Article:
The dry time was quick, coming in at 3 seconds on Rhodia paper, and even less on Staples Bagasse and garden-variety copier paper. It also exhibited acceptable levels of bleed-through on each of the papers I tested it with, though it did show-though quite a bit on all but the thickest of papers.

Feathering was not an issue in each of my tests. The noticeable feathering on the decorative capital "V" on the writing example was due to my pen putting down far more ink than even the mighty Rhodia paper could handle.

Verdigris is quite a lovely color, and is better behaved on the page than it's cousin Morinda. I have yet to test out other R & K inks, but if they're of the calibre of this one, then I will be quite pleased. If you're a fan of uniquely colored inks, then Rohrer and Klingner is one you should definitely check out.

Review notes: for the thin lines, I used a Lamy Safari with a steel EF nib. For the medium lines, I used a Lamy Joy with a steel 1.9mm italic nib. The broad lines were produced using a Pilot Parallel pen with a 3.8 mm steel nib. The paper is 80 gsm Rhodia.

ink review: rohrer and klingner morinda

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Thanks to the generosity of the Fountain Pen Network member, Jared, I received set of ink samples. Among them were several vials of Rohrer and Klingner ink, which is a German brand that has recently become available in the US. I was immediately attracted to the vial of Morinda, which is a pretty, vibrant candy-red ink. It is similar in color to J. Herbin Rouge Caroubier, but significantly more saturated and somewhat less prone to shading.

Morinda, as it turns out is a genus of flowering plant also known as the Indian mulberry. Some of the species of plant produce a fruit which is often described as the "starvation fruit," due to its pungent and bitter flesh. Apparently it's only worth eating if you're suffering from starvation. Duly noted. More relevant to the discussion of ink, though, is the dye made from parts of the plant.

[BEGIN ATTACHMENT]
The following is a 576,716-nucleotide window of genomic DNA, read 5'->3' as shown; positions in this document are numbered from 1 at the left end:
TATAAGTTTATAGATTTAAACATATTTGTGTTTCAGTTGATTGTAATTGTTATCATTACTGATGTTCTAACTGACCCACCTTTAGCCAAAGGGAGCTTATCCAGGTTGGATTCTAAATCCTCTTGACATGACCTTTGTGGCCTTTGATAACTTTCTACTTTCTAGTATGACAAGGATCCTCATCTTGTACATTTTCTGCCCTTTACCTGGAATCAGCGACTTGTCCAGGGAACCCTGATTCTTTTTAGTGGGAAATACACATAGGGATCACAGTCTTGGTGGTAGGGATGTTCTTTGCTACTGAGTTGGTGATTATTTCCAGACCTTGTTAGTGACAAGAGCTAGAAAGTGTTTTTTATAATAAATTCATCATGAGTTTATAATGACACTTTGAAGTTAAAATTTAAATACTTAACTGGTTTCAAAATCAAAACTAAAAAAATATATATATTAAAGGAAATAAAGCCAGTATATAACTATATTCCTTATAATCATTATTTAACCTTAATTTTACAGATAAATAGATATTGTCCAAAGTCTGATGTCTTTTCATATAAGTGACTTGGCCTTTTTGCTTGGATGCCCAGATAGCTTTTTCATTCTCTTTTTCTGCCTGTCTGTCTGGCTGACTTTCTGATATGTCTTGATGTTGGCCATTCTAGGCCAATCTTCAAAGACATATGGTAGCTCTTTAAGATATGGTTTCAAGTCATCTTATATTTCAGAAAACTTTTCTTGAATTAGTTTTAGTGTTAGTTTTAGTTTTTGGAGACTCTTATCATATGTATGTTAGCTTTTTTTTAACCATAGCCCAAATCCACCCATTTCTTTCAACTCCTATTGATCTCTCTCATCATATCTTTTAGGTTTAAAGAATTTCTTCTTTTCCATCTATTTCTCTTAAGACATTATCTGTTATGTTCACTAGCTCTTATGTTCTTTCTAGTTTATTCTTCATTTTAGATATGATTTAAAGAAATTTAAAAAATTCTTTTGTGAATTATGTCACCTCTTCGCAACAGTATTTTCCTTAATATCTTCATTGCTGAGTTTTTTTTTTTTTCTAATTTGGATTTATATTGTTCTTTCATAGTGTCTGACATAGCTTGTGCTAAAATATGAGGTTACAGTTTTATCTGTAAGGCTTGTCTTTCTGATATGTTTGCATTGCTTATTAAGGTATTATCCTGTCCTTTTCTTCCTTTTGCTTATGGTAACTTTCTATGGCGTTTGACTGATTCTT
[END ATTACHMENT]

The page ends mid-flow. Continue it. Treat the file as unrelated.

The bark of the great Morinda (morinda citrifolia) is used to make a purple brown dye, while its roots are turned into a yellow dye. The roots of the Morinda tinctoria are cultivated in India to make a bright red dye, which is the color that I assume this ink is named for.

Morinda is a wet ink, and produces a broader line than comparable inks. Unfortunately, the wet nature of the ink resulted in some undesirable behavior during my testing. I tested with four different papers: cheap office copier paper, Staples bagasse, absorbent Ecosystem notebook paper, and high-quality Rhodia webbie paper. Across all of them, I noticed a higher than normal level of feathering. It even managed to occasionally feather on the Rhodia paper, which is normally feather-proof.

On the cheap copier paper, I noticed medium levels of show-through and bleed-through, and a six second dry time. On the bagasse, the ink exhibited medium levels of bleed-though and high levels of show-though, and the same six second dry time.